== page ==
After a few uneventful days in Vientiane, the tiny capitol of Laos, we caught the decrepit locals’ bus, along with five bags of pig feed, several stacks of carved railing, and 2 chickens, bus to Vang Vieng. On the bus a youngish looking man handed Jascha his HIV test results, which were written in English, and looked at him quizzically. Jascha tried to tell him the results were good, which he didn’t understand. I grabbed my Lao phrasebook and told him several times in my feeble Lao sans intonation, “Jow bor mee HIV (You no have HIV).” Although he nodded, I’m not sure if he understood, and I lacked the vocabulary to state the correct interpretation, namely: “The results indicate that you do not have detectable antibodies to HIV. This could either mean you do not have HIV or that your exposure was recent enough for you not to have sufficient antibodies to HIV at the moment. If you think you have been potentially exposed to HIV (e.g. through unprotected sex or needle sharing) then you should get tested again at three months from the date of exposure to confirm your status. For the future results to be accurate, in the interim you will need to eliminate any potential exposures (e.g. through the use of condoms or using clean needles).” Oh well.
Vang Vieng is touted as the “adventure destination” in Laos. If by adventure you mean rope swings and tubing down the river from bar to bar then this is your place. The streets are choked with load, drunken Euros, Aussies, and Americans and the bars in town televisions blare episode after episode of obnoxious sit-coms, like Friends. We came here to check out the climbing areas. The local shop informed us that the area we had chosen from our guidebook, Tham Nam Them, was supposedly closed due to corroded bolts, and advised us to go to the popular Sleeping Wall instead. We rented gear from them for $35 (shoes, harnesses, belay device, chalk bag, rope, climbing pack, and rope bag). Amazingly they had size 15 shoes for Jascha.
The following day we headed over to the climbing area unsure of what we would find. We shared a tuk-tuk with a bunch of women who were taking the climbing class. It took a while to get everyone rounded up and into the vehicle, then at our stop we had to wait to get a boat to shuttle us a across the river. The main climbing area sits behind one of the many riverside bars set up for the tubing crowd and it didn’t take long for some frat boy types to arrive.
Once across the river we decided to hit the moderate Secret Canyon, as we hadn’t climbed in over 2 months and we weren’t certain of how the ratings would compare. We headed off down one of the narrow trails into the jungle and before long came to the area. The 5.10s felt easy with the exception of a long route with the overhang just before the anchor where I felt my lack of climbing endurance kick in. The ratings turned out to be as soft as the routes were dirty. Silt covered the less used routes and at times we had to push vines out of our face. The anchors were bolts looped with a ratty piece of climbing rope and a beefy rap ring. At least they were all equalized. I later asked the guy at the climbing shop why they didn’t use chain anchors and he said the rope was better (likely meaning cheaper and easier to replace).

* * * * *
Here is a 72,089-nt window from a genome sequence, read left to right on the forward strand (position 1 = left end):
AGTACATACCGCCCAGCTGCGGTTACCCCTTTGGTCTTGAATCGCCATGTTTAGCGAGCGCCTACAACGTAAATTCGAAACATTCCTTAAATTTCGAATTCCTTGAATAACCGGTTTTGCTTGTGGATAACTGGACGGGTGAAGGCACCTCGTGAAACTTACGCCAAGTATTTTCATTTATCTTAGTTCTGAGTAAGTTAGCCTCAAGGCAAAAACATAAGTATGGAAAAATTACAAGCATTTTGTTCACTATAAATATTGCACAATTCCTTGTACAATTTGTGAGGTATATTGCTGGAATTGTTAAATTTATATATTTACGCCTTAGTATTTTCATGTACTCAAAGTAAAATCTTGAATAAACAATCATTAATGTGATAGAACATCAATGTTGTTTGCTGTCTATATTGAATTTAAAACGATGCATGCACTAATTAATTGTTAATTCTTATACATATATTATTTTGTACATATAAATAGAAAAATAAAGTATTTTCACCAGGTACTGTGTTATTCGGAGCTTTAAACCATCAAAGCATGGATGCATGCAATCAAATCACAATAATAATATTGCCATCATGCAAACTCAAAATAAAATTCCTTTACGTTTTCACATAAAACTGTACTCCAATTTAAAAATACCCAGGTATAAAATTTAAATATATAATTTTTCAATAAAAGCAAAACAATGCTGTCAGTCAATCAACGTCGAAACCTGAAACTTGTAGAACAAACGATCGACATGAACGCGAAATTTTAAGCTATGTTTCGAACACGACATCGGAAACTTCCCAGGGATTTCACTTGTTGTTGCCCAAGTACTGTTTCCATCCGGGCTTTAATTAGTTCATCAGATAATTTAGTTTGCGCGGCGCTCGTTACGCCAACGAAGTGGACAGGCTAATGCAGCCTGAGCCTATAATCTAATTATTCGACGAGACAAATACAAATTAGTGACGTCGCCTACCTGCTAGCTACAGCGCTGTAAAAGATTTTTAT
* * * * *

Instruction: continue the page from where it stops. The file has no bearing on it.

Around 1p we headed over to the main area. One of the guides was leading a route in his flip flops, simultaneously trying to explain to his inexperienced belayer how to use an ATC. We chatted with some Germans who had purchased an entire climbing rack in Krabi. They told us they heard the rock was better in Chiang Mai (where we would be headed in less than a week). As we had read, they confirmed the Krabi pro was suspect with the UV and salt water damage, but they said they enjoyed being able to lie around on the beach between climbing. I smiled politely; I hate the beach.
I decided to push my luck and try an 11a, which was a somewhat contrived route linking up some slung handlebar holds and an easier route with a bolted slightly overhung traverse. I should have known better. The holds on the traverse were sharp and not positive. I tried it twice and Jascha tried it once with no luck. In Dave Hansen style I ended up removing my gear except for the first traverse bolt (which freaked out the Germans), traversed below the bolt line and up the easier route to the anchors, clipping only the anchors. It was a bit of a chore, but with Jascha pulling on one of the ropes I was able to swing over on rap to grab the remaining draw. We did a few more routes in Secret Canyon and headed back to the climbing shop with the group. So it wasn’t spectacular climbing on pristine rock, but it was entertaining nevertheless.